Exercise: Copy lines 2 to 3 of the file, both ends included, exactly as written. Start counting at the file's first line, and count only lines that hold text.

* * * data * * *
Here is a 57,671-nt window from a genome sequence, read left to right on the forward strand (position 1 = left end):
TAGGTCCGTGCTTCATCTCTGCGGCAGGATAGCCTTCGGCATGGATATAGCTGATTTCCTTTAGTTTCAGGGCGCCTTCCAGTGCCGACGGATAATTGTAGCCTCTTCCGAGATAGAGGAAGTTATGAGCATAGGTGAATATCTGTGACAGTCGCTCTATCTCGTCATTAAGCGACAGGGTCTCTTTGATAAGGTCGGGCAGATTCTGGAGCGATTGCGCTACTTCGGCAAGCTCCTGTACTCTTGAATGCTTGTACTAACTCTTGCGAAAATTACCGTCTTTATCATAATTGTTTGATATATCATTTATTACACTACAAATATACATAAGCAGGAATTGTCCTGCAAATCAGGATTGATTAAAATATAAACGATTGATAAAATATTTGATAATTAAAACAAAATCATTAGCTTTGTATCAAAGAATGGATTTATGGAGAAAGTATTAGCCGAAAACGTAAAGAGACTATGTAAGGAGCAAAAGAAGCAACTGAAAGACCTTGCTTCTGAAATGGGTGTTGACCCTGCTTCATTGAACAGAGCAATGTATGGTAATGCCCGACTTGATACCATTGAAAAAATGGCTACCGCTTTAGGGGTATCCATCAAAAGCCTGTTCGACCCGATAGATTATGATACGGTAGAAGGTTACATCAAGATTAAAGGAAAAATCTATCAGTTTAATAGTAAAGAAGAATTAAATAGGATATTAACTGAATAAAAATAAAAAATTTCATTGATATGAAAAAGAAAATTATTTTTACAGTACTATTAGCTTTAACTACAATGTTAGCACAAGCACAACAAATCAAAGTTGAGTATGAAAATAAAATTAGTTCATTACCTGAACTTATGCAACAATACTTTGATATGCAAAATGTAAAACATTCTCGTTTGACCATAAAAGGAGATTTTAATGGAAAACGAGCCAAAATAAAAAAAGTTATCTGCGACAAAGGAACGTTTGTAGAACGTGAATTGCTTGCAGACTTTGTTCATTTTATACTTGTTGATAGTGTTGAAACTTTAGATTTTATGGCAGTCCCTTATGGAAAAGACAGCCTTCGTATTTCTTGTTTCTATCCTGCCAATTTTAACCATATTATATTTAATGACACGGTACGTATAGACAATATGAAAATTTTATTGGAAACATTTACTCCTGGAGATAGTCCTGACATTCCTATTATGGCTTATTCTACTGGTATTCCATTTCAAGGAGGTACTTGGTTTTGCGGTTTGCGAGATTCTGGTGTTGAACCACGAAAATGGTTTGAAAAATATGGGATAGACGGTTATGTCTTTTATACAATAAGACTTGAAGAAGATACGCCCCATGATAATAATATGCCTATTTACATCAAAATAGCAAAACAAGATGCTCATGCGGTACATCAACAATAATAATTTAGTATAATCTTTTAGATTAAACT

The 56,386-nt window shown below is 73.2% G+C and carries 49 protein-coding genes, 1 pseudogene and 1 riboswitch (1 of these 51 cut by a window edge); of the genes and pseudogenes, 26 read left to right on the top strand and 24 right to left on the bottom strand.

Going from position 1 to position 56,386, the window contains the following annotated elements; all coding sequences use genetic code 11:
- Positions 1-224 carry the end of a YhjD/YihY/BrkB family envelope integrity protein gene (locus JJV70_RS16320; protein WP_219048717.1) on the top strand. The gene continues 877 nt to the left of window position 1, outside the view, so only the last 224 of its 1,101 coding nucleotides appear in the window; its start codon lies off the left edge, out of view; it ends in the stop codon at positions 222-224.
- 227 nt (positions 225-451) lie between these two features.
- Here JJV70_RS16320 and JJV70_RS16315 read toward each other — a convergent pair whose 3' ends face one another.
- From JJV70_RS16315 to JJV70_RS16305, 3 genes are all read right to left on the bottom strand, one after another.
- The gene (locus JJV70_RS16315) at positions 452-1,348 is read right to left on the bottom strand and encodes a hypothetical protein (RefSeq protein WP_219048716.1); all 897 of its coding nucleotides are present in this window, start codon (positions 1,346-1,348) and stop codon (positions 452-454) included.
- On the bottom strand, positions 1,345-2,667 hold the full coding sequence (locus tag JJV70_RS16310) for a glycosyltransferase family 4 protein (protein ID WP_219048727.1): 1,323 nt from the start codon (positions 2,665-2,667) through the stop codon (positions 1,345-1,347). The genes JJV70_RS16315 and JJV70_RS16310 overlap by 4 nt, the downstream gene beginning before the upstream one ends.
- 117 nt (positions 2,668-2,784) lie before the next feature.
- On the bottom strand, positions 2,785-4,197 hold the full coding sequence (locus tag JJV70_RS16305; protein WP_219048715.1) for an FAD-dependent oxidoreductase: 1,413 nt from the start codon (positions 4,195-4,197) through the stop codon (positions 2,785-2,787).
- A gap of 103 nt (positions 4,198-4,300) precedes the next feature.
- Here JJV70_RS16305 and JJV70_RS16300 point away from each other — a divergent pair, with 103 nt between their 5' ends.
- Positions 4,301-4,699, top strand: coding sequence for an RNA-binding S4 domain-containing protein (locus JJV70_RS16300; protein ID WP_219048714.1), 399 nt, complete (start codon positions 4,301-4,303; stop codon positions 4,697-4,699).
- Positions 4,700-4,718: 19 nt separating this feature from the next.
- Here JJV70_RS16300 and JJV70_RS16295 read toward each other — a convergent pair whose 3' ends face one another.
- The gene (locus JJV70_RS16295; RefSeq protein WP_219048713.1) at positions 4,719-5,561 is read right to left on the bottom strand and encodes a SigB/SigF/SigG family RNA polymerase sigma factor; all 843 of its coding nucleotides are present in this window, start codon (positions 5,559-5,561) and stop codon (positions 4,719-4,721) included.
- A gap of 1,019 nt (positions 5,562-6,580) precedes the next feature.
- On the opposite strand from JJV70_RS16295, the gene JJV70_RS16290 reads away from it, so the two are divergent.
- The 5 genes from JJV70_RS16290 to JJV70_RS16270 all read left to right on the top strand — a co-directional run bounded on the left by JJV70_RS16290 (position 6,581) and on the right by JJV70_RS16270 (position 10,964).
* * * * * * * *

TAGGTCCGTGCTTCATCTCTGCGGCAGGATAGCCTTCGGCATGGATATAGCTGATTTCCTTTAGTTTCAGGGCGCCTTCCAGTGCCGACGGATAATTGTAGCCTCTTCCGAGATAGAGGAAGTTATGAGCATAGGTGAATATCTGTGACAGTCGCTCTATCTCGTCATTAAGCGACAGGGTCTCTTTGATAAGGTCGGGCAGATTCTGGAGCGATTGCGCTACTTCGGCAAGCTCCTGTACTCTTGAATGCTTGTACTAACTCTTGCGAAAATTACCGTCTTTATCATAATTGTTTGATATATCATTTATTACACTACAAATATACATAAGCAGGAATTGTCCTGCAAATCAGGATTGATTAAAATATAAACGATTGATAAAATATTTGATAATTAAAACAAAATCATTAGCTTTGTATCAAAGAATGGATTTATGGAGAAAGTATTAGCCGAAAACGTAAAGAGACTATGTAAGGAGCAAAAGAAGCAACTGAAAGACCTTGCTTCTGAAATGGGTGTTGACCCTGCTTCATTGAACAGAGCAATGTATGGTAATGCCCGACTTGATACCATTGAAAAAATGGCTACCGCTTTAGGGGTATCCATCAAAAGCCTGTTCGACCCGATAGATTATGATACGGTAGAAGGTTACATCAAGATTAAAGGAAAAATCTATCAGTTTAATAGTAAAGAAGAATTAAATAGGATATTAACTGAATAAAAATAAAAAATTTCATTGATATGAAAAAGAAAATTATTTTTACAGTACTATTAGCTTTAACTACAATGTTAGCACAAGCACAACAAATCAAAGTTGAGTATGAAAATAAAATTAGTTCATTACCTGAACTTATGCAACAATACTTTGATATGCAAAATGTAAAACATTCTCGTTTGACCATAAAAGGAGATTTTAATGGAAAACGAGCCAAAATAAAAAAAGTTATCTGCGACAAAGGAACGTTTGTAGAACGTGAATTGCTTGCAGACTTTGTTCATTTTATACTTGTTGATAGTGTTGAAACTTTAGATTTTATGGCAGTCCCTTATGGAAAAGACAGCCTTCGTATTTCTTGTTTCTATCCTGCCAATTTTAACCATATTATATTTAATGACACGGTACGTATAGACAATATGAAAATTTTATTGGAAACATTTACTCCTGGAGATAGTCCTGACATTCCTATTATGGCTTATTCTACTGGTATTCCATTTCAAGGAGGTACTTGGTTTTGCGGTTTGCGAGATTCTGGTGTTGAACCACGAAAATGGTTTGAAAAATATGGGATAGACGGTTATGTCTTTTATACAATAAGACTTGAAGAAGATACGCCCCATGATAATAATATGCCTATTTACATCAAAATAGCAAAACAAGATGCTCATGCGGTACATCAACAATAATAATTTAGTATAATCTTTTAGATTAAACT

The 56,386-nt window shown below is 73.2% G+C and carries 49 protein-coding genes, 1 pseudogene and 1 riboswitch (1 of these 51 cut by a window edge); of the genes and pseudogenes, 26 read left to right on the top strand and 24 right to left on the bottom strand.